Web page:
So in ConceptNet 5.5, we've changed the representation of word forms. There are separate nodes for "dog" and "dogs", but they're connected by the "FormOf" relation, and we make sure they end up with very similar word vectors. This will make some use cases easier and others harder, but it corrects a long-standing glitch in ConceptNet's representation, and incidentally makes it easier to directly compare ConceptNet 5.5 with other systems such as word2vec.
Solving analogies like a college applicant
ConceptNet picks the right answer to an SAT question.
One way to demonstrate that your word-embedding system has a good representation of meaning is to use it to solve word analogies. The usual example, pretty much a cliché by now, is "man : woman :: king : queen". You want those word vectors to form something like a parallelogram in your vector space, indicating that the relationships between these words are parallel to each other, even if the system can't explain in words what the relationship is. (And I really wish it could.)
In an earlier post, Cramming for the Test Set, I lamented that the Google analogy data that everyone's been using to evaluate their word embeddings recently is unrepresentative, and it's a step down in quality from what Peter Turney has been using in his analogy research since 2005. I did not succeed in finding a way to open up some good analogy data under a Creative Commons license, but I did at least contact Turney to get his data set of SAT questions.
The ConceptNet Numberbatch word embeddings, built into ConceptNet 5.5, solve these SAT analogies better than any previous system. It gets 56.4% of the questions correct. The best comparable previous system, Turney's SuperSim (2013), got 54.8%. And we're getting ever closer to "human-level" performance on SAT analogies -- while particularly smart humans can of course get a lot more questions right, the average college applicant gets 57.0%.
We can aspire to more than being comparable to a mediocre high school student, but that's pretty good for an AI so far!
The Semantic Web: where is it now?
By now, the words "Semantic Web" probably either make you feel sad, angry, or bored. There were a lot of promises about how all we needed to do was get everyone to put some RDF and OWL in their XML or whatever, and computers would get smarter. But few people wanted to actually do this, and it didn't actually accomplish much when they did.
But there is a core idea of the Semantic Web that succeeded. We just don't call it the Semantic Web anymore: we call it Linked Data. It's the idea of sharing data, with URLs, that can explain what it means and how to connect it to other data. It's the reason Gmail knows that you have a plane flight coming up and can locate your boarding pass. It's the reason that editions of Wikipedia in hundreds of languages can be maintained and updated. I hear it also makes databases of medical research more interoperable, though I don't actually know anything about that. Given that there's this shard of the Semantic Web that does work, how about we get more semantics in it by making sure it works well with ConceptNet?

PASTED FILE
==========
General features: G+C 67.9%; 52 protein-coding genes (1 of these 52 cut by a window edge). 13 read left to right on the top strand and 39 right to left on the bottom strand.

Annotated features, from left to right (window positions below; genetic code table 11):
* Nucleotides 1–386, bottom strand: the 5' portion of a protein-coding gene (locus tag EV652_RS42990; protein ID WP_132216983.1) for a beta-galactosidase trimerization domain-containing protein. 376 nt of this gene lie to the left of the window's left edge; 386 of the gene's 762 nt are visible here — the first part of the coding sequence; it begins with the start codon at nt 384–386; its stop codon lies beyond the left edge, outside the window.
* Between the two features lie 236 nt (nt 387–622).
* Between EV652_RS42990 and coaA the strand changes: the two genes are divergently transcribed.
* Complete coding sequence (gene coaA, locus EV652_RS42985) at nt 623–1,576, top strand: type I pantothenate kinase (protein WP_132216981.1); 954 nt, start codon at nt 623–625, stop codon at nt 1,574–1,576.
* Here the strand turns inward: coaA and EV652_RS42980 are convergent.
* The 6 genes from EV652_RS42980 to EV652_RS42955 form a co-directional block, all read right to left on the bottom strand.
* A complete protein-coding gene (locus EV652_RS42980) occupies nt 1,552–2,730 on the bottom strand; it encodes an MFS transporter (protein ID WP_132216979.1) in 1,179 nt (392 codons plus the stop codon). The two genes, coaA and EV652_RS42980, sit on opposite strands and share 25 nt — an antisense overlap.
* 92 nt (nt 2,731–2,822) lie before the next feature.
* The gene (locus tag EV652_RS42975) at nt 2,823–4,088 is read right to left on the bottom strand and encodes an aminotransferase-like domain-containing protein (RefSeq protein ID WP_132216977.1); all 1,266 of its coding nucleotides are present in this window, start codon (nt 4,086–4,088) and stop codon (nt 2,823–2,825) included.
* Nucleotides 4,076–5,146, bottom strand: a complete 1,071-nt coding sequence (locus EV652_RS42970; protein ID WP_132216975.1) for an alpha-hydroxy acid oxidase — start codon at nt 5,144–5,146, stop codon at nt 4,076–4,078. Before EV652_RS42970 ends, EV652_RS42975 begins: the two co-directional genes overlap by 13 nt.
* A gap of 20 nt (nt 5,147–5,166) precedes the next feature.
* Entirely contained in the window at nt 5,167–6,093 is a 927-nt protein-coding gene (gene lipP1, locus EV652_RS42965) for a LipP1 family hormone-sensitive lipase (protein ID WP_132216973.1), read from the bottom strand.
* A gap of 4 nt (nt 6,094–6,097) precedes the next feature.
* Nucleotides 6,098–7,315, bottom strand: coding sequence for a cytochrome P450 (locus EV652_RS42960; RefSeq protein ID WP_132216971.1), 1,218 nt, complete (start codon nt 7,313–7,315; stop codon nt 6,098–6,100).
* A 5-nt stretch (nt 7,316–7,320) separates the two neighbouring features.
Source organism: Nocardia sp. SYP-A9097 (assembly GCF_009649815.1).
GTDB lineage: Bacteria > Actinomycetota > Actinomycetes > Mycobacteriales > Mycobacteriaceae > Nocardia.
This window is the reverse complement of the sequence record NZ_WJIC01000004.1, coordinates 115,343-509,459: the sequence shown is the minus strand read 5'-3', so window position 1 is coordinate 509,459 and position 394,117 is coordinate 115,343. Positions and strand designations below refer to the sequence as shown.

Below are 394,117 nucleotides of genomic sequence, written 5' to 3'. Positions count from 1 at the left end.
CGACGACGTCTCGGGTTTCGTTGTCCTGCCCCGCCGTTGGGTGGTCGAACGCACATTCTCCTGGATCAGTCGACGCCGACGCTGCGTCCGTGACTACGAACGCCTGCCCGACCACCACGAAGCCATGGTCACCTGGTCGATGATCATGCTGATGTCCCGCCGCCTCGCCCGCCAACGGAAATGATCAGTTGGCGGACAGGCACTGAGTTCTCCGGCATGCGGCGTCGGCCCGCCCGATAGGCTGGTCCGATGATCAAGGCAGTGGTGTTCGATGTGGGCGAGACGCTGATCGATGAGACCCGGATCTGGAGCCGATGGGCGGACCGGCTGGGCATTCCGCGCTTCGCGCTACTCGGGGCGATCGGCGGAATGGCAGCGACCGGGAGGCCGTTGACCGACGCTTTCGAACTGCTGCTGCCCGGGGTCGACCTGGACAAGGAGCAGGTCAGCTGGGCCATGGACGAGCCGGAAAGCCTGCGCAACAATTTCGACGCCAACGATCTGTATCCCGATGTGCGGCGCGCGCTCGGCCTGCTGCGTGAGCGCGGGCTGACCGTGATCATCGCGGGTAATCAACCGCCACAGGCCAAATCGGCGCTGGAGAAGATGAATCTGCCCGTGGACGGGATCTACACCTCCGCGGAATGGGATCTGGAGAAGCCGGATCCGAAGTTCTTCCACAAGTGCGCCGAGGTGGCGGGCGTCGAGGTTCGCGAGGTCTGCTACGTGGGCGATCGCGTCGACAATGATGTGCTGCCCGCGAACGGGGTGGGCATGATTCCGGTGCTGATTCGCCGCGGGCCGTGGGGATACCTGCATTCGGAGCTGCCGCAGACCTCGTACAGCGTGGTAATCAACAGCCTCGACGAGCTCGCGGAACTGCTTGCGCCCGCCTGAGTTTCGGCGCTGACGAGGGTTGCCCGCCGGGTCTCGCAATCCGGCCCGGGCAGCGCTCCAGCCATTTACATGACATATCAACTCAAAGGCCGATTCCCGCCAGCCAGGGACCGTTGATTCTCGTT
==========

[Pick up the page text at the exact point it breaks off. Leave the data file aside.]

The new conceptnet.io makes it easier to use ConceptNet as Linked Data. You can get results from its API in JSON-LD format, a new format for sharing data that blows up some ugly old technologies like RDF+XML and SPARQL, and replaces them with things people actually want to use, like JSON and REST. You can get familiar with the API by just looking at it in your Web browser -- when you're in a browser, we do a few things to make it easy to explore, like adding hyperlinks and syntax highlighting.
When I learned about JSON-LD, I noticed that it would be easy to switch ConceptNet to it, because the API looked kind of like it already. But what really convinced me to make the switch was a strongly-worded rant by W3C member Manu Sporny, which both fans and foes of Semantic Web technologies should find interesting, called "JSON-LD and Why I Hate the Semantic Web". A key quote:
If you want to make the Semantic Web a reality, stop making the case for it and spend your time doing something more useful, like actually making machines smarter or helping people publish data in a way that’s useful to them.
Sounds like a good plan to me. We've shown a couple of ways that ConceptNet is making machines smarter than they could be without it, and some applications should be able to benefit even more by linking ConceptNet to other knowledge bases such as Wikidata.